With this in mind, we have put together this guide to visual merchandising, covering everything from design to launch. A great visual marketing campaign can see your profits rise, which is invaluable in these difficult days in the sector!

What is visual merchandising?

Visual merchandising is essentially the layout of a shop floor. Everything from where the shelves should be to what products need to be on display is covered in the process. The goal is to make the store more exciting, inviting, and somewhere customers want to be! This, ideally, will lead to better profits.

But it's not enough to just put items out where they look nice. There’s a science behind why certain presentations, structures and even colours deliver a better experience than alternative arrangements, and it’s been established that a strong visual display can raise turnover and strengthen your brand; it can even inspire customer loyalty.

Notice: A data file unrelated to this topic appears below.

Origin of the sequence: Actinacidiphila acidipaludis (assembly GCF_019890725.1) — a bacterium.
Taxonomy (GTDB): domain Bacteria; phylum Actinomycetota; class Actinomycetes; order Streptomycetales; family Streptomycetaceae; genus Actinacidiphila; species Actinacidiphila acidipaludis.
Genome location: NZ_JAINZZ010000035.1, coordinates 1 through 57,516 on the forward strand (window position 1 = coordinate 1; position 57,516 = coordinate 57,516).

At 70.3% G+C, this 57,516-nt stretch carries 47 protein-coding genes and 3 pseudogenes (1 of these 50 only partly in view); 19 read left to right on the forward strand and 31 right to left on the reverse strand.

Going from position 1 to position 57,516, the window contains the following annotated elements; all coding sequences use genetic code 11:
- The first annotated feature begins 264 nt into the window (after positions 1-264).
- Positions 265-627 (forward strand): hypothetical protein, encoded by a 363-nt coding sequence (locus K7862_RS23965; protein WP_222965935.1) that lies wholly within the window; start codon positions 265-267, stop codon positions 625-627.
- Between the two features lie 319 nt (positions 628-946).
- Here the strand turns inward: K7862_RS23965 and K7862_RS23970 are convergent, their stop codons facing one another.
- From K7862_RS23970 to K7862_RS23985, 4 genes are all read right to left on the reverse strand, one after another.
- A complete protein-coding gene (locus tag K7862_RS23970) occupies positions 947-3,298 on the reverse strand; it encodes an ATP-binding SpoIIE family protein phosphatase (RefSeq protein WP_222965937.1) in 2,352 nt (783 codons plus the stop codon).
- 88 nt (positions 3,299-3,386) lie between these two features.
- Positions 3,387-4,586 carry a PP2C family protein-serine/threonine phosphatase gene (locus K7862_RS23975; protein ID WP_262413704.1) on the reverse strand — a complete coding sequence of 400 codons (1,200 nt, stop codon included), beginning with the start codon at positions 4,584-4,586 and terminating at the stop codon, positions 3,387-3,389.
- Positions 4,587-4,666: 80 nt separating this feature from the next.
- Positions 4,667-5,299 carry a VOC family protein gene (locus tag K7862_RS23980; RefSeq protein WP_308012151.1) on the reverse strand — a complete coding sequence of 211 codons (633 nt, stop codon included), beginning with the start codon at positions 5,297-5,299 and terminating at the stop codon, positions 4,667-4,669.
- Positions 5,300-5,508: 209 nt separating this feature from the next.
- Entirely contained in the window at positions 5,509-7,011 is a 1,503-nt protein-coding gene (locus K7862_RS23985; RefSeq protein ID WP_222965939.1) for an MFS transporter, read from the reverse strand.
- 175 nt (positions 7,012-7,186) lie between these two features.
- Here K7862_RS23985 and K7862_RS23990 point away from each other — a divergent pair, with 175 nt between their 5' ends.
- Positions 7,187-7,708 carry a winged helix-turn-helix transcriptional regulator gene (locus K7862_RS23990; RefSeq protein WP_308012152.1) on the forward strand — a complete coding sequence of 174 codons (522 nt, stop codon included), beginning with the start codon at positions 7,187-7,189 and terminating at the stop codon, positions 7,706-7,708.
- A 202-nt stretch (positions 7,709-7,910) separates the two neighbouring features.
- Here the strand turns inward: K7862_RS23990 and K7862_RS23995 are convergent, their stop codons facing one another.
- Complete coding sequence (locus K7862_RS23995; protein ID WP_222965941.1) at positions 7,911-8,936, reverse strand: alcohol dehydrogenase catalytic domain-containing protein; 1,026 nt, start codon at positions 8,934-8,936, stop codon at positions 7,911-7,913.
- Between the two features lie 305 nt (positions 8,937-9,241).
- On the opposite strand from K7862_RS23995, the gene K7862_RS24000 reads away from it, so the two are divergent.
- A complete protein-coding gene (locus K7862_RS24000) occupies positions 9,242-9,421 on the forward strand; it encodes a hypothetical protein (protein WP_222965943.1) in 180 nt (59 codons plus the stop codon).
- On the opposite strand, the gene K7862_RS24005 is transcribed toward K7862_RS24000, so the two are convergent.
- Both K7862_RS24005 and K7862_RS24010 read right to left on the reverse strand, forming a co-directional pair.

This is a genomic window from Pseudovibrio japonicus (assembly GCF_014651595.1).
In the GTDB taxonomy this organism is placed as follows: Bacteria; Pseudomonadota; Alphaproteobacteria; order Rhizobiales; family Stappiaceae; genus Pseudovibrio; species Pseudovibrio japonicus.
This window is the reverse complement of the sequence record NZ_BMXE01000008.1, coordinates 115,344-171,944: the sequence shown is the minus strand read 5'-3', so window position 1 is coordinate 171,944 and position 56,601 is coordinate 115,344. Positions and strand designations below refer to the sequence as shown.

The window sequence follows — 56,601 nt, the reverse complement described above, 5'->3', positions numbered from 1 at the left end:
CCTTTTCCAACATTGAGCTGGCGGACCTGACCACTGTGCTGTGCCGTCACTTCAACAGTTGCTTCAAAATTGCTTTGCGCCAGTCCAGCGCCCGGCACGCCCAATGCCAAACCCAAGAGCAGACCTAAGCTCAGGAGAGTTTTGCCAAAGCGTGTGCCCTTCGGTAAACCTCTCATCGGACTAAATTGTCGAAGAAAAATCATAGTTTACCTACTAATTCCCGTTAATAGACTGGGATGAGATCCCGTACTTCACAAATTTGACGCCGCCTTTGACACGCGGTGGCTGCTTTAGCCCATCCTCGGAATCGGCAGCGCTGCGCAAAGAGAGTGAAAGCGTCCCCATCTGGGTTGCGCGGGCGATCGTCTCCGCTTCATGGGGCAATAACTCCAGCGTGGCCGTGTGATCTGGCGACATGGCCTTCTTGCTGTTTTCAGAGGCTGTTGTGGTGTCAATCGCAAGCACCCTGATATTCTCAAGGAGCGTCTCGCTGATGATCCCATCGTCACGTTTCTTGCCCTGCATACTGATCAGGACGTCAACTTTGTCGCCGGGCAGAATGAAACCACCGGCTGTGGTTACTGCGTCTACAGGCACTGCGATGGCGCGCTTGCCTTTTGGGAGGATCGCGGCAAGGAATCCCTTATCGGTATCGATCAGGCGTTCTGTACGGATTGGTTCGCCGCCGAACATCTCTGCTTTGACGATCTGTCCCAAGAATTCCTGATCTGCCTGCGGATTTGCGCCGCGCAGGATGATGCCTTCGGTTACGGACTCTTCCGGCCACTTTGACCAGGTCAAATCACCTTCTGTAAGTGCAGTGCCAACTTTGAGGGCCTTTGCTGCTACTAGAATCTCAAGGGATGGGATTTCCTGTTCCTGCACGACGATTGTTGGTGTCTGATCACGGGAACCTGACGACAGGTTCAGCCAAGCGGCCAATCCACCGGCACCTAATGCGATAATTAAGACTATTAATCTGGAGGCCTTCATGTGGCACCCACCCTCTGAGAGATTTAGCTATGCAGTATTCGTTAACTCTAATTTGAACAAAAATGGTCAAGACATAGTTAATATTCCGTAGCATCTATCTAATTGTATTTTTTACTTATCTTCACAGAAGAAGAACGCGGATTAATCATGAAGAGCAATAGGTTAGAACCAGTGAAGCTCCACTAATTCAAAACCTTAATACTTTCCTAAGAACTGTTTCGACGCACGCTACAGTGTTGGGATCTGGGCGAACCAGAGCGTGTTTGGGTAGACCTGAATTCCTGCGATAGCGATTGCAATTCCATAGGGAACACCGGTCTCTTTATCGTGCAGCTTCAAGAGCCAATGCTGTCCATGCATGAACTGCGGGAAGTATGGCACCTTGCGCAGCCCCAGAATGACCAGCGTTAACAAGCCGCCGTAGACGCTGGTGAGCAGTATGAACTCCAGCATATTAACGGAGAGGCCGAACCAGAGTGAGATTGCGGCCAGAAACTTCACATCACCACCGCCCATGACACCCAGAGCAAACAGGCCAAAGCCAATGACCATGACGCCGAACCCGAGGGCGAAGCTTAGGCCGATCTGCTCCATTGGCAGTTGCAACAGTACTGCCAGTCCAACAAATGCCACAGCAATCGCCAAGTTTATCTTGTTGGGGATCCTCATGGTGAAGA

Chief executive officer Bob Phibbs of retail consultancy firm The Retail Doctor, advises that: “Visual merchandising is everything a shopper sees at your store that hopefully leads to a remarkable shopping experience. It is the unspoken language retailers use to communicate with their customers.”

To avoid the difficulties that retailers such as Toys R Us and Maplin faced, you need to do everything you can to encourage the potential of visual merchandising in your business.

Of wants and needs

Global retail sales are predicted to reach $27.73 trillion by 2020, so the window for growth between now and then is certainly there. The first step to achieving effective visual merchandising is what products you will use to attract consumers. A tip here is to go for what you think your customer wants — not needs. According to a study by Raj Raghunathan and Szu-Chi Huang, emotional responses are influential in our purchasing choices — which is why you should focus on giving the customer something to desire.